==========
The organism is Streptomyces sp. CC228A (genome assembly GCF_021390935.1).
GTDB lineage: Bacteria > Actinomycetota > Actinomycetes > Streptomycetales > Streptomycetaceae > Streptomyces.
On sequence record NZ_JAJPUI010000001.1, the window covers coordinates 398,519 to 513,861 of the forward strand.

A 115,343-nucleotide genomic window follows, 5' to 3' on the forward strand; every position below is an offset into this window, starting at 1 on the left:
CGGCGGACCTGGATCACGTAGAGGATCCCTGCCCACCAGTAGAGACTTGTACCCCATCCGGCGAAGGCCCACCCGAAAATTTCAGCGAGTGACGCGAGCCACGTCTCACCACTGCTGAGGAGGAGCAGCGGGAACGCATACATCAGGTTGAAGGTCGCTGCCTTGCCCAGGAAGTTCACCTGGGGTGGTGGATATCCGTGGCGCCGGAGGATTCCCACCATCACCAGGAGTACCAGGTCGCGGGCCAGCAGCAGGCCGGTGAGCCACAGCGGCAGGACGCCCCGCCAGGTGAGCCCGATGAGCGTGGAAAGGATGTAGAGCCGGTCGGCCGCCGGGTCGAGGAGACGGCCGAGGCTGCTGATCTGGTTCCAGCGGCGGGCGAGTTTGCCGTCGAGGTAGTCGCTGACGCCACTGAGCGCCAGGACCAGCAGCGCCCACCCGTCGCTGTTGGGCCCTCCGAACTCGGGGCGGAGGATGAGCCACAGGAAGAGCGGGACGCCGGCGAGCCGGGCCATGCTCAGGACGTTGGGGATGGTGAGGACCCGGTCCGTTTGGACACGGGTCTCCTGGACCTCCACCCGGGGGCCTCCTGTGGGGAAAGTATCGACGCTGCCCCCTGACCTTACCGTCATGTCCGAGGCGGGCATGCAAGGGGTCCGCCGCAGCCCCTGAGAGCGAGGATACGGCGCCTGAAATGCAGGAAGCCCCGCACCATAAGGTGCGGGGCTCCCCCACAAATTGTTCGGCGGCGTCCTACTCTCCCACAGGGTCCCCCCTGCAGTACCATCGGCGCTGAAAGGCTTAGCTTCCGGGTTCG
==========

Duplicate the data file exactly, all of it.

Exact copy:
The organism is Streptomyces sp. CC228A (genome assembly GCF_021390935.1).
GTDB lineage: Bacteria > Actinomycetota > Actinomycetes > Streptomycetales > Streptomycetaceae > Streptomyces.
On sequence record NZ_JAJPUI010000001.1, the window covers coordinates 398,519 to 513,861 of the forward strand.

A 115,343-nucleotide genomic window follows, 5' to 3' on the forward strand; every position below is an offset into this window, starting at 1 on the left:
CGGCGGACCTGGATCACGTAGAGGATCCCTGCCCACCAGTAGAGACTTGTACCCCATCCGGCGAAGGCCCACCCGAAAATTTCAGCGAGTGACGCGAGCCACGTCTCACCACTGCTGAGGAGGAGCAGCGGGAACGCATACATCAGGTTGAAGGTCGCTGCCTTGCCCAGGAAGTTCACCTGGGGTGGTGGATATCCGTGGCGCCGGAGGATTCCCACCATCACCAGGAGTACCAGGTCGCGGGCCAGCAGCAGGCCGGTGAGCCACAGCGGCAGGACGCCCCGCCAGGTGAGCCCGATGAGCGTGGAAAGGATGTAGAGCCGGTCGGCCGCCGGGTCGAGGAGACGGCCGAGGCTGCTGATCTGGTTCCAGCGGCGGGCGAGTTTGCCGTCGAGGTAGTCGCTGACGCCACTGAGCGCCAGGACCAGCAGCGCCCACCCGTCGCTGTTGGGCCCTCCGAACTCGGGGCGGAGGATGAGCCACAGGAAGAGCGGGACGCCGGCGAGCCGGGCCATGCTCAGGACGTTGGGGATGGTGAGGACCCGGTCCGTTTGGACACGGGTCTCCTGGACCTCCACCCGGGGGCCTCCTGTGGGGAAAGTATCGACGCTGCCCCCTGACCTTACCGTCATGTCCGAGGCGGGCATGCAAGGGGTCCGCCGCAGCCCCTGAGAGCGAGGATACGGCGCCTGAAATGCAGGAAGCCCCGCACCATAAGGTGCGGGGCTCCCCCACAAATTGTTCGGCGGCGTCCTACTCTCCCACAGGGTCCCCCCTGCAGTACCATCGGCGCTGAAAGGCTTAGCTTCCGGGTTCG